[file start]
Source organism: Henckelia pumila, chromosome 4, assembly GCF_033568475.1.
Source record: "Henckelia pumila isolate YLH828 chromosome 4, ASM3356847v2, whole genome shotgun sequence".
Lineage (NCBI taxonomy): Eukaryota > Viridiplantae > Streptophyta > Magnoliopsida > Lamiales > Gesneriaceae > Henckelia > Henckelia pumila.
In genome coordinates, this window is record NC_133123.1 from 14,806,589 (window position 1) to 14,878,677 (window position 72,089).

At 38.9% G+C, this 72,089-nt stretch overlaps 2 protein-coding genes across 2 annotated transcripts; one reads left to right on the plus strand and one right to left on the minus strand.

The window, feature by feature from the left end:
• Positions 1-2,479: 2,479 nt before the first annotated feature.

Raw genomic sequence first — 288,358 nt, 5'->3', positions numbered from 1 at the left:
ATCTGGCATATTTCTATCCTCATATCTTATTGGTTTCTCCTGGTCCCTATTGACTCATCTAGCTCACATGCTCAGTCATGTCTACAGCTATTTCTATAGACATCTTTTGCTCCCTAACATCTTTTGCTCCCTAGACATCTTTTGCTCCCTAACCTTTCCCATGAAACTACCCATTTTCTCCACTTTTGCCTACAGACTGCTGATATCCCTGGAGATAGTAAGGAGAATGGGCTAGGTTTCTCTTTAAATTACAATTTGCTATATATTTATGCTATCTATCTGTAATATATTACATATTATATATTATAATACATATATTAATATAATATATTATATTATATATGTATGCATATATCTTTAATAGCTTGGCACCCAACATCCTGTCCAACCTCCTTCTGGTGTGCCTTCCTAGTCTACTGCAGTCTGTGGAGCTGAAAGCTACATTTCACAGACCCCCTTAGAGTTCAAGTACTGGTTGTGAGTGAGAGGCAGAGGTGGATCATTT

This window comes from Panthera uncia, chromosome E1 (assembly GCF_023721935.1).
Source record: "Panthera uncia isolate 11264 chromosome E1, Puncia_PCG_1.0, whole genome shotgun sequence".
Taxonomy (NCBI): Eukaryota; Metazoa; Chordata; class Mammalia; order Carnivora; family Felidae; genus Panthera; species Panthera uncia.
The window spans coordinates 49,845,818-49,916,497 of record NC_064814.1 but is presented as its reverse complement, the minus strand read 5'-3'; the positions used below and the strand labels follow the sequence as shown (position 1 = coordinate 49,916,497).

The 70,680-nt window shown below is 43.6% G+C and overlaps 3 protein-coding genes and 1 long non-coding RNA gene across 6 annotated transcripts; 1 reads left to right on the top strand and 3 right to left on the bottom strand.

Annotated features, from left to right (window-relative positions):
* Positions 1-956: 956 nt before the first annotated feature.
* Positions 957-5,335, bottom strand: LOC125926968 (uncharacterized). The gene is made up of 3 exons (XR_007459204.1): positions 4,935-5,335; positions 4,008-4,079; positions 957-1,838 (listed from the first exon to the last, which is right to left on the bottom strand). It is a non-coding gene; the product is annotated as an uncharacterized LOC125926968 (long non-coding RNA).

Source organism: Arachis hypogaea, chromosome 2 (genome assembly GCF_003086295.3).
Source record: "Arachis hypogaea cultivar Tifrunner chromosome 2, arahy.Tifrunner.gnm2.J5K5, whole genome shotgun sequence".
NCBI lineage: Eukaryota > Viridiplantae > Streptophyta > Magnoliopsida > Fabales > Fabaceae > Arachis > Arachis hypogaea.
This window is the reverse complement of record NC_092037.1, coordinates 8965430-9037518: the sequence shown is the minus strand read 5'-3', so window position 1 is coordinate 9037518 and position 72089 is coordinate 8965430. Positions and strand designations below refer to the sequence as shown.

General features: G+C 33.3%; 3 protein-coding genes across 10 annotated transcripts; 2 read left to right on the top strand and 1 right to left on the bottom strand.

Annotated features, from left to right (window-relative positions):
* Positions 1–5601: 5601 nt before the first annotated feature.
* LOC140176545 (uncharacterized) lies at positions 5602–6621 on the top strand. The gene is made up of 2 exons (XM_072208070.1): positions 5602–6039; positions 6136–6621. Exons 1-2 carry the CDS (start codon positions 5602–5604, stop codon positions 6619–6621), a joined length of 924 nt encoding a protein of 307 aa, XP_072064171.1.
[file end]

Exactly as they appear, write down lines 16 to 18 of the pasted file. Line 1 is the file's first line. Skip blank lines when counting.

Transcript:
* Positions 1-956: 956 nt before the first annotated feature.
* Positions 957-5,335, bottom strand: LOC125926968 (uncharacterized). The gene is made up of 3 exons (XR_007459204.1): positions 4,935-5,335; positions 4,008-4,079; positions 957-1,838 (listed from the first exon to the last, which is right to left on the bottom strand). It is a non-coding gene; the product is annotated as an uncharacterized LOC125926968 (long non-coding RNA).

Source organism: Arachis hypogaea, chromosome 2 (genome assembly GCF_003086295.3).